A couple of Bosons: Peter Higgs with Jim Al-Khalili

A couple of Bosons: Peter Higgs with Jim Al-Khalili. Credit: Charlie Chan

You can listen to the programme from 18 February, but here are a few extracts to whet your appetite.

Can you explain the Higgs mechanism in 30 seconds?

At some point in the programme, inevitably, I had to ask Peter to explain the Higgs mechanism and Higgs field (both more fundamental concepts than the Higgs boson). He gave a beautifully articulate and clear explanation, but I then thought I should ask him to give the ‘idiot’s guide to the Higgs’, just to cover all bases. Here’s how that went:

‘The Boson that Bears my Name’

Working alone in Edinburgh in the sixties, Peter Higgs was considered ‘a bit of a crank’. “No-one wanted to work with me”, he says. In 1964, he predicted the possible existence of a new kind of boson, but at the time there was little interest in this now much-celebrated insight. And in the years that followed, Peter Higgs himself failed to realise the full significance of his theory, which would later transform particle physics.

In July 2012, scientists at the Large Hadron Collider at CERN confirmed that the Higgs boson had indeed been found and Peter Higgs shot to fame. This ephemeral speck of elusive energy is now the subject of car adverts, countless jokes, museum exhibitions and even a song by Nick Cave called the Higgs Boson Blues. But Higgs has always called it the scalar boson or, jokingly, ‘the boson that bears my name’ and remains genuinely embarrassed that it is named after him alone.

In fact, three different research groups, working independently, published very similar papers in 1964 describing what’s now known as the Higgs mechanism. And Higgs told me he’s surprised that another British physicist, Tom Kibble from Imperial College, London didn’t share the 2013 Nobel Prize for Physics, along with him and Belgian physicist, Francois Englert.

On fame
When the 2013 Nobel Prize winners were announced, Peter was famously elusive (much to the frustration of the world’s media). Most people romanticised that he was blissfully unaware of all the fuss or just not that interested. These days, he’s constantly being stopped in the street and asked for autographs, so I asked him whether he enjoyed being famous:

Physics post-Higgs
With the discovery of the Higgs finally ticked off our to-do list, attention is turning to the next challenge: to find a new family of particles predicted by our current front-runner theory, called supersymmetry. Higgs would ‘like this theory to be right’ because it is the only way theorists have at the moment of incorporating the force of gravity into the grand scheme of things.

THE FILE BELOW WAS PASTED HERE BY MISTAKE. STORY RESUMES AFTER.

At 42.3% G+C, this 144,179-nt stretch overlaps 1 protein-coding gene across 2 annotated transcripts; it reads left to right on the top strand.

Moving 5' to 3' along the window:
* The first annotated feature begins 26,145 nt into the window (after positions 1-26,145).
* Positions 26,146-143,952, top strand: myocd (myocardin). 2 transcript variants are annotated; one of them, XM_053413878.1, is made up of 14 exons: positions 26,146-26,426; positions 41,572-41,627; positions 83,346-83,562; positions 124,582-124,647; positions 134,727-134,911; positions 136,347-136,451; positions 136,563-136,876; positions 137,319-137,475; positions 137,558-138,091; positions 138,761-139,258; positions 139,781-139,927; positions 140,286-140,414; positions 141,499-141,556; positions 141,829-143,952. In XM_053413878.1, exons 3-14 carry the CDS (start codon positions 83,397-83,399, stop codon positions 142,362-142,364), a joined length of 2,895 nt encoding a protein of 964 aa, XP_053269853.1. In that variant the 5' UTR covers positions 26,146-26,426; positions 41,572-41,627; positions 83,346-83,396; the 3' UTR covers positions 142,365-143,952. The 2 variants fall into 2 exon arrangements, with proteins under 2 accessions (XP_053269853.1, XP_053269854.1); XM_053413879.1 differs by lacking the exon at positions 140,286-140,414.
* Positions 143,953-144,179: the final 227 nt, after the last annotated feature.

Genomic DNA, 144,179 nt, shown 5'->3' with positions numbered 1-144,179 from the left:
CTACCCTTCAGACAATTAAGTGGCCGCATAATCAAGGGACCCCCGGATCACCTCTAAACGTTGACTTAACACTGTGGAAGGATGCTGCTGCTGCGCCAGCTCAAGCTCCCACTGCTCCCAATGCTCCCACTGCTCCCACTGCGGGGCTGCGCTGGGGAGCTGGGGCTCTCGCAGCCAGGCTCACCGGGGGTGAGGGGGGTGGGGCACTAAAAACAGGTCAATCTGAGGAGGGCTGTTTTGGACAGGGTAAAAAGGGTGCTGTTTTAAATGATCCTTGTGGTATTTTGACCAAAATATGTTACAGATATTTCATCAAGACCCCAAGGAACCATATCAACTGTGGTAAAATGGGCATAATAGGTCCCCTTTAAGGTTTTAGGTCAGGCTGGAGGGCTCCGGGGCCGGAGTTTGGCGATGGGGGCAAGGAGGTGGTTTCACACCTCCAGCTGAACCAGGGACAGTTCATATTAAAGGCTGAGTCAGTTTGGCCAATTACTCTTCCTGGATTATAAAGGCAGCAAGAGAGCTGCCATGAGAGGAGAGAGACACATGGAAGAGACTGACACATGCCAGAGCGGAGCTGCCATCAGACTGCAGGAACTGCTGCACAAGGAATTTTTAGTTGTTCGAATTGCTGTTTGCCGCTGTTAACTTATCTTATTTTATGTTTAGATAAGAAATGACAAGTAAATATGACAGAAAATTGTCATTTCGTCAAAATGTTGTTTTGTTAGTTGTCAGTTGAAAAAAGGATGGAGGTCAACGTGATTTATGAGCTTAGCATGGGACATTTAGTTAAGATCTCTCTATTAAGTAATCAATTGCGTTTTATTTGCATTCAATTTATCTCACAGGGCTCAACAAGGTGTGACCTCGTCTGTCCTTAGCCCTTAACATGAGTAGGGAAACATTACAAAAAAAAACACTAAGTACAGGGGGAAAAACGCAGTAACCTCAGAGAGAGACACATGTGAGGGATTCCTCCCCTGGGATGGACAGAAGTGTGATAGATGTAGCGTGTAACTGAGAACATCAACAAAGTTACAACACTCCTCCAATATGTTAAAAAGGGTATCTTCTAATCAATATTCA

But what if the Large Hadron Collider doesn’t reveal any new particles? Will we have to build an even bigger machine that smashes subatomic particles together with ever-greater energy? In fact, Peter Higgs believes that the next big breakthrough may well come from a different direction altogether, for example by studying the behaviour of neutrinos, the elusive particles believed the be the most common in the Universe, which, as Higgs admits, “is not the sort of thing the Large Hadron Collider is good for”.

When it started up in 2008, physicists would not have dreamt of asking for anything bigger than the Large Hadron Colider. But today one hears serious talk of designing a machine that might one day succeed it. One candidate is the somewhat unimaginatively named Very Large Hadron Collider. Such a machine would dwarf the Large Hadron Collider. It would collide protons at seven times higher energy than the maximum the Large Hadron Collider is able to reach. And it would require a tunnel 100 km in circumference. Of course this is not the only proposal on the table and there are plenty of other ideas floating about – none of which come cheap, naturally.

There are certainly plenty more deep mysteries to solve, from the nature of dark matter and dark energy to where all the antimatter has gone, and we will undoubtedly find the answers (oh, the delicious arrogance of science). Let’s just hope we don’t have to wait as long as Peter Higgs did.

Keen to discover more? You can listen to Peter Higgs on BBC Radio 4′s The Life Scientific (first broadcast 9am on 18 February) and visit the Collider exhibition at the Science Museum until 5 May 2014. 

10 Bonkers Things About the World

We asked author and journalist Marcus Chown, who is speaking at this month’s Lates, to share his favourite science facts.

I’ve just published a book about how the world of the 21st century works. It’s about everything from finance to thermodynamics, sex to special relativity, human evolution to holography. As I was writing it, I began to appreciate what an amazing world we live in – more incredible than anything we could possibly have invented – which is why I called my book What A Wonderful World. What better way to illustrate this than to list my Top 10 Bonkers Things About the World.

1. The crucial advantage humans had over Neanderthals was sewing

Human needles made from bone have been unearthed but never a Neanderthal needle. This has led to the speculation that the ability to sew baby clothes may have given human babies a crucial survival advantage during the cruel Ice Age winters.